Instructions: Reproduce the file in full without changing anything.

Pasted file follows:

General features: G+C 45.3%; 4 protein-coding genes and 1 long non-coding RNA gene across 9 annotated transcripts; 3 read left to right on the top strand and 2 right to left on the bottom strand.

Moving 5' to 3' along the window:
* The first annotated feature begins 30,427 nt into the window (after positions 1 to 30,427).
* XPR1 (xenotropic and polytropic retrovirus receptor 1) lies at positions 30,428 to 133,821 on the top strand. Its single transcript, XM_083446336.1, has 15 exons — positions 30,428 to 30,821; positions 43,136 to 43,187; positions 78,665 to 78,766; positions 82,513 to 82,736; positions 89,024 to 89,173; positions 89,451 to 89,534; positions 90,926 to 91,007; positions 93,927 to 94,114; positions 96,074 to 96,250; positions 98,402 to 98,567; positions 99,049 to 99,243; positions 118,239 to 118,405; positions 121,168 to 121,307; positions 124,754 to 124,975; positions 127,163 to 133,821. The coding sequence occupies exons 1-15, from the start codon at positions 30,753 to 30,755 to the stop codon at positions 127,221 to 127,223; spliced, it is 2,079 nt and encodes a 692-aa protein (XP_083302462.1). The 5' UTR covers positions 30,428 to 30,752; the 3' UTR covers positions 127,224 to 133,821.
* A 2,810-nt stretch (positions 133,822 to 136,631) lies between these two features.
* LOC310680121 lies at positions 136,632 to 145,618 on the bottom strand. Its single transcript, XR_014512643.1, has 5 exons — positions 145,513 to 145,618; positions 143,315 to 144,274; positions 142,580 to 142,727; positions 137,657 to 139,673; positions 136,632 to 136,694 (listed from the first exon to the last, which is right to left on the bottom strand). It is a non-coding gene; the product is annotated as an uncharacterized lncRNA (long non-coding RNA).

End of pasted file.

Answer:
General features: G+C 45.3%; 4 protein-coding genes and 1 long non-coding RNA gene across 9 annotated transcripts; 3 read left to right on the top strand and 2 right to left on the bottom strand.

Moving 5' to 3' along the window:
* The first annotated feature begins 30,427 nt into the window (after positions 1 to 30,427).
* XPR1 (xenotropic and polytropic retrovirus receptor 1) lies at positions 30,428 to 133,821 on the top strand. Its single transcript, XM_083446336.1, has 15 exons — positions 30,428 to 30,821; positions 43,136 to 43,187; positions 78,665 to 78,766; positions 82,513 to 82,736; positions 89,024 to 89,173; positions 89,451 to 89,534; positions 90,926 to 91,007; positions 93,927 to 94,114; positions 96,074 to 96,250; positions 98,402 to 98,567; positions 99,049 to 99,243; positions 118,239 to 118,405; positions 121,168 to 121,307; positions 124,754 to 124,975; positions 127,163 to 133,821. The coding sequence occupies exons 1-15, from the start codon at positions 30,753 to 30,755 to the stop codon at positions 127,221 to 127,223; spliced, it is 2,079 nt and encodes a 692-aa protein (XP_083302462.1). The 5' UTR covers positions 30,428 to 30,752; the 3' UTR covers positions 127,224 to 133,821.
* A 2,810-nt stretch (positions 133,822 to 136,631) lies between these two features.
* LOC310680121 lies at positions 136,632 to 145,618 on the bottom strand. Its single transcript, XR_014512643.1, has 5 exons — positions 145,513 to 145,618; positions 143,315 to 144,274; positions 142,580 to 142,727; positions 137,657 to 139,673; positions 136,632 to 136,694 (listed from the first exon to the last, which is right to left on the bottom strand). It is a non-coding gene; the product is annotated as an uncharacterized lncRNA (long non-coding RNA).